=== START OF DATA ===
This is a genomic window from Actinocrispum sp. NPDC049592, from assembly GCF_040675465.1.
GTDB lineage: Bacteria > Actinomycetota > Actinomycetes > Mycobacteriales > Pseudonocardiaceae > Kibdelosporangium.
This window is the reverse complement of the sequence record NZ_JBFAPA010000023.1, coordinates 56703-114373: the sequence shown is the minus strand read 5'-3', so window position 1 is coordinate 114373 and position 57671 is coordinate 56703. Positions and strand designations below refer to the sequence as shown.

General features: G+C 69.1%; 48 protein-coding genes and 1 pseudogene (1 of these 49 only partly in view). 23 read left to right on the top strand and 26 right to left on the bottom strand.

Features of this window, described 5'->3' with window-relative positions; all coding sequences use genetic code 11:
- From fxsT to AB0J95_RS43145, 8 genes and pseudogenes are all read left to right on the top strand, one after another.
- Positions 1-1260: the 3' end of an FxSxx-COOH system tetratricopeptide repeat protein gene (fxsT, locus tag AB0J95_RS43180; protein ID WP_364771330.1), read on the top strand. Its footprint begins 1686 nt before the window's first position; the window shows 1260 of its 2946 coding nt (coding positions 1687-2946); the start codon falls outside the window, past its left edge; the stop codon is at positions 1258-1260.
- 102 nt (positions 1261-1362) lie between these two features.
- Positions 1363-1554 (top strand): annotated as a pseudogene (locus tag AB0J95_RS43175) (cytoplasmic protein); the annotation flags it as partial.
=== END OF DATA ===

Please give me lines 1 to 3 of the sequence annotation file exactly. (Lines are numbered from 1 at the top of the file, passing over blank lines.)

This is a genomic window from Actinocrispum sp. NPDC049592, from assembly GCF_040675465.1.
GTDB lineage: Bacteria > Actinomycetota > Actinomycetes > Mycobacteriales > Pseudonocardiaceae > Kibdelosporangium.
This window is the reverse complement of the sequence record NZ_JBFAPA010000023.1, coordinates 56703-114373: the sequence shown is the minus strand read 5'-3', so window position 1 is coordinate 114373 and position 57671 is coordinate 56703. Positions and strand designations below refer to the sequence as shown.